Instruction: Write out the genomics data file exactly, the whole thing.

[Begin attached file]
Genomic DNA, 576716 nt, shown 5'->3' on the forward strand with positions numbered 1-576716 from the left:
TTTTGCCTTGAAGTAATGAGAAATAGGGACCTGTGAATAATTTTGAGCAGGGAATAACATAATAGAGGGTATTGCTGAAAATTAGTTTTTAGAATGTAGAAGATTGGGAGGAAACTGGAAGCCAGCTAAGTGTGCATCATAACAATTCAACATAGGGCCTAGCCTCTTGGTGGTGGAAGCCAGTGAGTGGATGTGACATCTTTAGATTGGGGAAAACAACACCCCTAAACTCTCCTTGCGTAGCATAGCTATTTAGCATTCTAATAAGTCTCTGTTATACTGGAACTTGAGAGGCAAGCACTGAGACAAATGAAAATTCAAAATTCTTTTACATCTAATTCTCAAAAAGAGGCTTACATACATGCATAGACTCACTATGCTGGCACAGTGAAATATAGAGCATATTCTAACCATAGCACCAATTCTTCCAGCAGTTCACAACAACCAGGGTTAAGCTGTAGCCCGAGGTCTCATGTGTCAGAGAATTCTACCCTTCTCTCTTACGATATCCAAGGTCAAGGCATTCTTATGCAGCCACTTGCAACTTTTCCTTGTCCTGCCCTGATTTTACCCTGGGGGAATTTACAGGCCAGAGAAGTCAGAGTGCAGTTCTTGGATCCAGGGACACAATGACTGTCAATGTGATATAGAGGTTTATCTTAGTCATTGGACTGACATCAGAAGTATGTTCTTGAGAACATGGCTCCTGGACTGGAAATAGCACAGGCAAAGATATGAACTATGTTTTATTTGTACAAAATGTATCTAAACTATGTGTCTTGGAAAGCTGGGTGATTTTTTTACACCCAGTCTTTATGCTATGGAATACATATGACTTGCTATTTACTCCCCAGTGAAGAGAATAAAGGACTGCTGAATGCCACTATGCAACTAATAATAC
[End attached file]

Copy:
Genomic DNA, 576716 nt, shown 5'->3' on the forward strand with positions numbered 1-576716 from the left:
TTTTGCCTTGAAGTAATGAGAAATAGGGACCTGTGAATAATTTTGAGCAGGGAATAACATAATAGAGGGTATTGCTGAAAATTAGTTTTTAGAATGTAGAAGATTGGGAGGAAACTGGAAGCCAGCTAAGTGTGCATCATAACAATTCAACATAGGGCCTAGCCTCTTGGTGGTGGAAGCCAGTGAGTGGATGTGACATCTTTAGATTGGGGAAAACAACACCCCTAAACTCTCCTTGCGTAGCATAGCTATTTAGCATTCTAATAAGTCTCTGTTATACTGGAACTTGAGAGGCAAGCACTGAGACAAATGAAAATTCAAAATTCTTTTACATCTAATTCTCAAAAAGAGGCTTACATACATGCATAGACTCACTATGCTGGCACAGTGAAATATAGAGCATATTCTAACCATAGCACCAATTCTTCCAGCAGTTCACAACAACCAGGGTTAAGCTGTAGCCCGAGGTCTCATGTGTCAGAGAATTCTACCCTTCTCTCTTACGATATCCAAGGTCAAGGCATTCTTATGCAGCCACTTGCAACTTTTCCTTGTCCTGCCCTGATTTTACCCTGGGGGAATTTACAGGCCAGAGAAGTCAGAGTGCAGTTCTTGGATCCAGGGACACAATGACTGTCAATGTGATATAGAGGTTTATCTTAGTCATTGGACTGACATCAGAAGTATGTTCTTGAGAACATGGCTCCTGGACTGGAAATAGCACAGGCAAAGATATGAACTATGTTTTATTTGTACAAAATGTATCTAAACTATGTGTCTTGGAAAGCTGGGTGATTTTTTTACACCCAGTCTTTATGCTATGGAATACATATGACTTGCTATTTACTCCCCAGTGAAGAGAATAAAGGACTGCTGAATGCCACTATGCAACTAATAATAC